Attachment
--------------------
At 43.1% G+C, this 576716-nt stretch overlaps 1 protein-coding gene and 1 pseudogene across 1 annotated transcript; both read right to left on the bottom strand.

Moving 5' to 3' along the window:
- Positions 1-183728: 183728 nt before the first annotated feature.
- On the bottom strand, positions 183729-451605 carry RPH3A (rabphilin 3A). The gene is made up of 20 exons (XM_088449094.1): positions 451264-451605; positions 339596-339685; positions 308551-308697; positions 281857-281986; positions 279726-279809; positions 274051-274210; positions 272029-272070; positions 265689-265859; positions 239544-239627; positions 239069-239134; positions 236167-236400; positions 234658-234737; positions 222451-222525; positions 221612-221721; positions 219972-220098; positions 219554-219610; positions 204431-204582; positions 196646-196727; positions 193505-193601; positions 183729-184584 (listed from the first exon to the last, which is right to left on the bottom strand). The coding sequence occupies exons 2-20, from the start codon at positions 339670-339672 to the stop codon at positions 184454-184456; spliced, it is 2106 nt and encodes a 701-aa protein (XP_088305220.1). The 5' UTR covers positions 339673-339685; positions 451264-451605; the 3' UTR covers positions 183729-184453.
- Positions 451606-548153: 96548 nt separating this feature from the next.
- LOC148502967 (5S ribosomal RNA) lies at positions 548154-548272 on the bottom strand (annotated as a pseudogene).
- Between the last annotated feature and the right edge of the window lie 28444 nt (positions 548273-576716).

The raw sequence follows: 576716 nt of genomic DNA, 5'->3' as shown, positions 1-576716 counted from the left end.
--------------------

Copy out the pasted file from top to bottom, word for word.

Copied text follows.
At 43.1% G+C, this 576716-nt stretch overlaps 1 protein-coding gene and 1 pseudogene across 1 annotated transcript; both read right to left on the bottom strand.

Moving 5' to 3' along the window:
- Positions 1-183728: 183728 nt before the first annotated feature.
- On the bottom strand, positions 183729-451605 carry RPH3A (rabphilin 3A). The gene is made up of 20 exons (XM_088449094.1): positions 451264-451605; positions 339596-339685; positions 308551-308697; positions 281857-281986; positions 279726-279809; positions 274051-274210; positions 272029-272070; positions 265689-265859; positions 239544-239627; positions 239069-239134; positions 236167-236400; positions 234658-234737; positions 222451-222525; positions 221612-221721; positions 219972-220098; positions 219554-219610; positions 204431-204582; positions 196646-196727; positions 193505-193601; positions 183729-184584 (listed from the first exon to the last, which is right to left on the bottom strand). The coding sequence occupies exons 2-20, from the start codon at positions 339670-339672 to the stop codon at positions 184454-184456; spliced, it is 2106 nt and encodes a 701-aa protein (XP_088305220.1). The 5' UTR covers positions 339673-339685; positions 451264-451605; the 3' UTR covers positions 183729-184453.
- Positions 451606-548153: 96548 nt separating this feature from the next.
- LOC148502967 (5S ribosomal RNA) lies at positions 548154-548272 on the bottom strand (annotated as a pseudogene).
- Between the last annotated feature and the right edge of the window lie 28444 nt (positions 548273-576716).

The raw sequence follows: 576716 nt of genomic DNA, 5'->3' as shown, positions 1-576716 counted from the left end.